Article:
Assessment is the process of placing value on a property for the purpose of property taxation. Reassessment is an update of all real property assessments in the county, conducted by the county assessor to equalize values among taxpayers and to adjust values to current market conditions.
Under Missouri’s Constitution, all assessments for property tax purposed must be based upon market value and uniform within the same class or subclass of property.
Over time, the value of property may change, depending upon its nature, location, and other factors. Some values change more rapidly than others. Reassessment is the only way to be sure that the taxpayer is being taxed fairly and is taxed the same as other comparable property.
Missouri statutes define the three subclasses of real estate:
Residential property is all real property improved by a structure which is used or intended to be used for residential living by human occupants, vacant land in connection with an airport, land used as a golf course, and manufactured home parks, but residential property shall not include facilities used primarily for transient housing.
Agricultural and Horticultural property is that which is actively used for those purposes. The value of this land is established by its productivity, based on soil productivity guidelines by the State Tax Commission. It is not based on market value; however, when the highest and best use of land is considered to be agricultural, and it is not actively farmed, it is assessed according to market value and not by productivity guidelines.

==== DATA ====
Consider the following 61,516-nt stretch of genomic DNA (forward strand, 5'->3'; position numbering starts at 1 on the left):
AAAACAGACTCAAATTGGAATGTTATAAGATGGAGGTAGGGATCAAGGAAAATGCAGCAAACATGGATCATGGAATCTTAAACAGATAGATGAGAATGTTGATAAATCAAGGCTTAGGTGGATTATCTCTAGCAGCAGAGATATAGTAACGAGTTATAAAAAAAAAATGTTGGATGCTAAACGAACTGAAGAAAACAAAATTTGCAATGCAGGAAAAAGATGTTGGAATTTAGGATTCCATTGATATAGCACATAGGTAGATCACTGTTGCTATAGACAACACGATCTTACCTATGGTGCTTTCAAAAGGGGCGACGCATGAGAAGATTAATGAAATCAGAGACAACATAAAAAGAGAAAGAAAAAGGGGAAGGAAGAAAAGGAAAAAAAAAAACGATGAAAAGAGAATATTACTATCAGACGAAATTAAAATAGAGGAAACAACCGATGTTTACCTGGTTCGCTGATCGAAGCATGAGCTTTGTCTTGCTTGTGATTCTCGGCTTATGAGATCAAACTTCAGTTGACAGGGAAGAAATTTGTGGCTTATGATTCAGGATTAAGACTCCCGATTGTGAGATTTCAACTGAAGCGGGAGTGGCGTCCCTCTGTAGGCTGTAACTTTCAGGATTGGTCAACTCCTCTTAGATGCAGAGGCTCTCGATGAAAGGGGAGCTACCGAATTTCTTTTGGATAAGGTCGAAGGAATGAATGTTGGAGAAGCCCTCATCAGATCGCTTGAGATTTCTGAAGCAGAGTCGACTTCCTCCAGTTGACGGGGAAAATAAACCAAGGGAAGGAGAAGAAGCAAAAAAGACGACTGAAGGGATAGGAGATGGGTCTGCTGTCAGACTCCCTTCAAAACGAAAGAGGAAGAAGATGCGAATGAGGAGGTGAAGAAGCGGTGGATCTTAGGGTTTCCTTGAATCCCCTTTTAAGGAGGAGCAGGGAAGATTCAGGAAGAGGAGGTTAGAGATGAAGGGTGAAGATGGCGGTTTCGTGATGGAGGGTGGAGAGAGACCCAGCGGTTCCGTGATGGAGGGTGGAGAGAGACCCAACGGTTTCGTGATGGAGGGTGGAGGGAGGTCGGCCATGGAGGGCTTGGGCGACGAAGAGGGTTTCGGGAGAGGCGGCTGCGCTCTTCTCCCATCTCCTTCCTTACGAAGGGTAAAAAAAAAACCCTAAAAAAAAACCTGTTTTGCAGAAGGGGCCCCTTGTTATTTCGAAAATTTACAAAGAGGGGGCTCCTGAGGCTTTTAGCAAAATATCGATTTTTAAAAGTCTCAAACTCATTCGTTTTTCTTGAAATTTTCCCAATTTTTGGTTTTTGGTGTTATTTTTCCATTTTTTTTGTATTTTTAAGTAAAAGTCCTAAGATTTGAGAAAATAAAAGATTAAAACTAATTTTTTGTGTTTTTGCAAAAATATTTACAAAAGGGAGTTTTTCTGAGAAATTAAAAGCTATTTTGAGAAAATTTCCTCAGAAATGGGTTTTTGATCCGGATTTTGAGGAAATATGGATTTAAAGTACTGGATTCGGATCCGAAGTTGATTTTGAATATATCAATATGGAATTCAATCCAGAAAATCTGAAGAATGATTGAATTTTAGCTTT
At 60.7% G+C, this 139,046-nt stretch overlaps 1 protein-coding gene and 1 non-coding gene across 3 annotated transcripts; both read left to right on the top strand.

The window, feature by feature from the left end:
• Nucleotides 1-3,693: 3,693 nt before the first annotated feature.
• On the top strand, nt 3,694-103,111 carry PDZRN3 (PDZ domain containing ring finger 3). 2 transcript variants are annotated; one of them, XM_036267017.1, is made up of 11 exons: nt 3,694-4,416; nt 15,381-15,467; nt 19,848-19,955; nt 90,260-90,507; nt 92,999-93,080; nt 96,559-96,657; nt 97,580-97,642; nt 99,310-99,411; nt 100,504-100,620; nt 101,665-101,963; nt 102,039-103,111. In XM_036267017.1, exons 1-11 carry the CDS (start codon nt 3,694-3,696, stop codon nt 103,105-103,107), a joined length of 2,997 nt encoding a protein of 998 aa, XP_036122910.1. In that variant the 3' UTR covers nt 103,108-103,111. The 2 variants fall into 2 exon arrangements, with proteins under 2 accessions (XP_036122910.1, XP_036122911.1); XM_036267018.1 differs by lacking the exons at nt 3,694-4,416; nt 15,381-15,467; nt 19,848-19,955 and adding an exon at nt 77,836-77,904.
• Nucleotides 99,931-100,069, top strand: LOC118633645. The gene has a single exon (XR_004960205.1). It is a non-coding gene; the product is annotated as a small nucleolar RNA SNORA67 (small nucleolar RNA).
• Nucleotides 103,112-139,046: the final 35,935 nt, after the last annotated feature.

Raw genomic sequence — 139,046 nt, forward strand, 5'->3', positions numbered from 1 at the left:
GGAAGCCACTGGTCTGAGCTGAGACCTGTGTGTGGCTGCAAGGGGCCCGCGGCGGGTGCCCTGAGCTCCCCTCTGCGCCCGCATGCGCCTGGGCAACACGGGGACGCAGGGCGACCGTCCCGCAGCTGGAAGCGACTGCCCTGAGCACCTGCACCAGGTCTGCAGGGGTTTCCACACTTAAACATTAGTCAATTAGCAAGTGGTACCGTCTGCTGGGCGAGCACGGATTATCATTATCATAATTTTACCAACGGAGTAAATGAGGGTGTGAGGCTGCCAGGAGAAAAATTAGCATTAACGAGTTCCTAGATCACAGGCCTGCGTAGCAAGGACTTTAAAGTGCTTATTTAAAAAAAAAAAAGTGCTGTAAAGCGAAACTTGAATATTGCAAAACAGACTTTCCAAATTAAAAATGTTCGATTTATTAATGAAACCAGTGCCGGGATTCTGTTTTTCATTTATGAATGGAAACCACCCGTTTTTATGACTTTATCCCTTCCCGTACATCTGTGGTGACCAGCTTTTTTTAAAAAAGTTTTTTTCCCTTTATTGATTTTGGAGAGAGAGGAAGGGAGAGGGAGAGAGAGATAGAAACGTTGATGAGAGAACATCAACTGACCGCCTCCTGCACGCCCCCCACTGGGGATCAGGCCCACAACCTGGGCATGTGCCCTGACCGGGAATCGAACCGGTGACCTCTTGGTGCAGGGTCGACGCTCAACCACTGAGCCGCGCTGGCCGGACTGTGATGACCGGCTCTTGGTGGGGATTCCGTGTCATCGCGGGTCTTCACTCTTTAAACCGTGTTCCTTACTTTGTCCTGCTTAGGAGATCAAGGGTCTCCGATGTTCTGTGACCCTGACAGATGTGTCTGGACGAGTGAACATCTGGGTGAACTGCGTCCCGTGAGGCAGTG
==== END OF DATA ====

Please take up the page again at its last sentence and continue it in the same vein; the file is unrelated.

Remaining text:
Utility, industrial, commercial and railroad property, and any other real estate that does not fit either of the other two classes. Includes mines, stores, factories, and property of non-profit corporations
All values are likely to change, but not all will change to the same extent. Market values increase more in some neighborhoods than in others. A major purpose of reassessment is to make sure that the new values reflect all changes that have occurred.
If you do not agree with your assessment, there are three steps you can take in the appeal process. Remember that an assessment is based on current market value and our objective here is to establish the correct market value of the property. Stating that property taxes are too high is not relevant testimony. You should determine what you believe to be the value of your property and gather and present evidence that supports that value. Such evidence could include photographs, the recent sale of your property, or the oral testimony of someone who has done a recent appraisal of your property.
1. Informal Appeals
Contact the county assessor’s office as soon as you are notified of your assessment. During an informal meeting with the assessor or one of the staff, you can learn how your assessment was made, what factors were considered, and what type of records pertain to your property. Many disagreements are taken care of at this level.
2. Board of Equalization
If not satisfied after the informal meeting, you should fill out the Texas County Board of Equalization Assessment appeal form. The board will hear evidence from the assessor and you regarding the value of the property which is the subject of the appeal.
3. State Tax Commission
You have a right to appeal the decision of the board of equalization to the State Tax Commission.